Reviewed by:3ZKL
Reviewed on:11/17/2010
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Reviewed by:xterraman
Reviewed on:08/28/2010
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I'd never ridden these trails before today. I ended up riding two of the singletrack sections on the school side. I've ridden most of what the Triangle has to offer and I really didn't enjoy these trails very much. I liken them to Harris Park but with tighter turns, more roots, and more miles. It's difficult to get good flow/momentum going and though it seemed as though the trails were well marked in many places they were not.

I suppose I'll go back sometime and try some of the other trails at Chapel Hill but my first experience was kind of dull. I much prefer to ride at Beaver Dam, New Light, and San Lee.
Reviewed by:Scottyb
Reviewed on:08/21/2010
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easy to get to, challenging if you want it to be, and plenty to explore. i like to warm up on the doubletrack and then do a few singletrack rides. there is a nice mix of quiet pine stands and rough, narrow rock gardens. the trails are mostly hardpack or gravel with a coating of pine needles. i enjoyed the man-made elements thrown in as well.

hard to beat if you're in the chapel hill/carrboro area.
Reviewed by:djmlibra79
Reviewed on:07/26/2010
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I am just getting back into mountain biking as a hobby and so I decided to start off on this trail system since it is close to where I work. I rode about 3 miles on the trail called the "Wormhole". I must say that I was very impressed with the trail. It is definitely more challenging than I had been expecting, but in a good way. I especially love the bridges on the trail. Now I am motivated to get my self back in shape so I can conquer the rest of the trails!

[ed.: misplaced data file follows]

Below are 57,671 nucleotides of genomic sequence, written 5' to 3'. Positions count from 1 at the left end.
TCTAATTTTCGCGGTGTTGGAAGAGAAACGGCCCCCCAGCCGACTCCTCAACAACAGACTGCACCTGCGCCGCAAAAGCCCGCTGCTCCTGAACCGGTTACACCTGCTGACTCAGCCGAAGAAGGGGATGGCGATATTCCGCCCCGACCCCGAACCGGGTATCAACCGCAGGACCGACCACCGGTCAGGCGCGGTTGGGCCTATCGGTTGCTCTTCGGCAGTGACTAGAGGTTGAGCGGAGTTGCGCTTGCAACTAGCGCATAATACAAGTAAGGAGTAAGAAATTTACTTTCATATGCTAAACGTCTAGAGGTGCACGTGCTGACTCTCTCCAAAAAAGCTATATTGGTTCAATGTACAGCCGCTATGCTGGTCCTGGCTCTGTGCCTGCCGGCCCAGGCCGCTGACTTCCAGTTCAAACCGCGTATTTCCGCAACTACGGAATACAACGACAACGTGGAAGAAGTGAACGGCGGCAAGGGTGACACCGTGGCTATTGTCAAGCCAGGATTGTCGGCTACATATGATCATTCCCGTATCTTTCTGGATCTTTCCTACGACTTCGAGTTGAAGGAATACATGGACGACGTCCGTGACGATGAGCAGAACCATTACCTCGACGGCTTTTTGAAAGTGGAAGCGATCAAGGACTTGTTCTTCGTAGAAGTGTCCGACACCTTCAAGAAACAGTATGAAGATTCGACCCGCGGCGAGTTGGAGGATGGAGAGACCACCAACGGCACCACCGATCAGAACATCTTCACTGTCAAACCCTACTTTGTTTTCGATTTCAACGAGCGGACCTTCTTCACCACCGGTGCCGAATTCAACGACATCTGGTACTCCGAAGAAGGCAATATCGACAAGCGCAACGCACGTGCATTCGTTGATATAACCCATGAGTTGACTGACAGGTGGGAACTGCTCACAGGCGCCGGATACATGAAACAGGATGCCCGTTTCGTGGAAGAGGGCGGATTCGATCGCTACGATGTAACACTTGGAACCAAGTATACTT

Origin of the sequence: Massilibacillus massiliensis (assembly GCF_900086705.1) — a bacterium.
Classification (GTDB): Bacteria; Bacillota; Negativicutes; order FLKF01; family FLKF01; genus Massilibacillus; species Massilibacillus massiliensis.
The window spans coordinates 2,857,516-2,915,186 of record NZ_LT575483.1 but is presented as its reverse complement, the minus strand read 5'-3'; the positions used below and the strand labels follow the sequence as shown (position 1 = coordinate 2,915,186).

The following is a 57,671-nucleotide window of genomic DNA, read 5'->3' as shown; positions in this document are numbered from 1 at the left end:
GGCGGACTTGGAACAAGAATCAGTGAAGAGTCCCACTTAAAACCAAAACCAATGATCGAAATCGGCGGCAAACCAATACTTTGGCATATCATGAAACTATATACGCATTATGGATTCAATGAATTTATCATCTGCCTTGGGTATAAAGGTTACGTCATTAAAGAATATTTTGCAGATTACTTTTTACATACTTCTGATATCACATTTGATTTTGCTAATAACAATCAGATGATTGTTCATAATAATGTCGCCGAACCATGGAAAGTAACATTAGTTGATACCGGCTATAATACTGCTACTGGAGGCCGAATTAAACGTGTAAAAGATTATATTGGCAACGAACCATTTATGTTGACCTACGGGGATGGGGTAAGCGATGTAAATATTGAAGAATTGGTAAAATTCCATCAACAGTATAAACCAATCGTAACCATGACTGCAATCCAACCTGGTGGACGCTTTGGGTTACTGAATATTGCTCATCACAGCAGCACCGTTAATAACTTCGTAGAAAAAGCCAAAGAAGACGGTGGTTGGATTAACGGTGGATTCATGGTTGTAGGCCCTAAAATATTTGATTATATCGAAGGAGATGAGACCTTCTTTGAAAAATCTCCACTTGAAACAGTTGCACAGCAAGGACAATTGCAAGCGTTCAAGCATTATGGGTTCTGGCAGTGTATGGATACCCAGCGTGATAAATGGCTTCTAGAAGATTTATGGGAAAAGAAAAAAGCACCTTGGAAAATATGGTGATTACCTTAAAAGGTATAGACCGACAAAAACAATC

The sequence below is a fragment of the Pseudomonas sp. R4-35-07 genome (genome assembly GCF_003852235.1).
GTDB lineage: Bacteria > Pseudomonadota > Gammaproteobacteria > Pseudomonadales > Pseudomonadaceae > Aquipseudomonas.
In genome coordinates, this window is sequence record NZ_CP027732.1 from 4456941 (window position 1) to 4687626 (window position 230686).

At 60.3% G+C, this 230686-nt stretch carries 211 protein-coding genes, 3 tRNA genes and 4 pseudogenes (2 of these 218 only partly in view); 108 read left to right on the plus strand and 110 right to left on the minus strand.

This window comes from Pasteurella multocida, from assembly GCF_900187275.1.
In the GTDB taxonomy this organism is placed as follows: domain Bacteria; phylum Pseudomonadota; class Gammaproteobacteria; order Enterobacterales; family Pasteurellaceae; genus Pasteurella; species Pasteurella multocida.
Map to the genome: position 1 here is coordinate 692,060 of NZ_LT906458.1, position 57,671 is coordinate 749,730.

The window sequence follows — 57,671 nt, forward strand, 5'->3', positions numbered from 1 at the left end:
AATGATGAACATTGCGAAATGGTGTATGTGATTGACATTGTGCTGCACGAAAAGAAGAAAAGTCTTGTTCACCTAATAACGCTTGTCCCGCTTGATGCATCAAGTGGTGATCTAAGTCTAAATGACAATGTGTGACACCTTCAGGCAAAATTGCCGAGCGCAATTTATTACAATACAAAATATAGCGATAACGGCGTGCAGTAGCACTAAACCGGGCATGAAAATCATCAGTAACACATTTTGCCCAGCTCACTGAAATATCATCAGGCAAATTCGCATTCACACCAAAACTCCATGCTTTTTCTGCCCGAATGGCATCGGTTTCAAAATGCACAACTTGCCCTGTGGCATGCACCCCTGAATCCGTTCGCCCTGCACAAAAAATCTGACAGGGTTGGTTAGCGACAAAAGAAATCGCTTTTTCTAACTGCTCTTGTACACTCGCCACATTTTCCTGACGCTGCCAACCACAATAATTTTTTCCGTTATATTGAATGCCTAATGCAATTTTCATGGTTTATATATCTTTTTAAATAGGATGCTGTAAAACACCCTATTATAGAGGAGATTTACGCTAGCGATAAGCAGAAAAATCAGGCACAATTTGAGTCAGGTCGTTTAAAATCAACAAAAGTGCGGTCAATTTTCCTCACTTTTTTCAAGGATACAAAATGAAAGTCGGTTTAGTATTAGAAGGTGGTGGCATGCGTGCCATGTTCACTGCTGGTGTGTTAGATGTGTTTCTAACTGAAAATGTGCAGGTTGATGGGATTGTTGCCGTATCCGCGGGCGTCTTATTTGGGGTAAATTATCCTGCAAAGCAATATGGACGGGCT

Reviewed by:jwest
Reviewed on:05/21/2010
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Reviewed by:delabeta
Reviewed on:04/10/2010
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I went over today again and it was fantastic. Rode over a couple of drops at top speed, climbed, relaxed on the double-track and in one of the singletrack loops we even got to see a deer standing 20 foot away from us.

It was a fantastic ride and is so far my preferred biking spot in the triangle area.
Reviewed by:joshcamp
Reviewed on:04/07/2010
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I enjoyed riding this trail. You can really rack up on miles and hardly see any other riders. If you are into wild life I would highly recommend riding here. While I was riding I came around a curve and almost ran into a deer. I am not sure who was more scared the deer or myself. This trail has a great flow and enough obstacles to make it interesting. I will definitely be riding here again.
Reviewed by:delabeta
Reviewed on:04/03/2010
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It has some pretty cool singletracks. You only get to meet a couple of other riders in the trails.
Reviewed by:Forkliftdaddy
Reviewed on:09/28/2009
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Reviewed by:a100mark
Reviewed on:07/31/2009
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As an intermediate female rider this trail has much to offer. Depending on what I feel like riding, I can map my route accordingly. When we take the Trips For Kids - Triangle groups out on rides, this is always our trail system of choice. Not only does it accommodate beginner riders, it also has enough challenges to keep our better riders entertained.
If there can be such a trail, I would nominate this as the best "one size fits all" trail system in the area.
Reviewed by:JMyers
Reviewed on:07/28/2009
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Reviewed by:Stumpjumper
Reviewed on:07/09/2009
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Reviewed by:senderodechivo
Reviewed on:05/31/2009
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Reviewed by:edoiron
Reviewed on:05/30/2009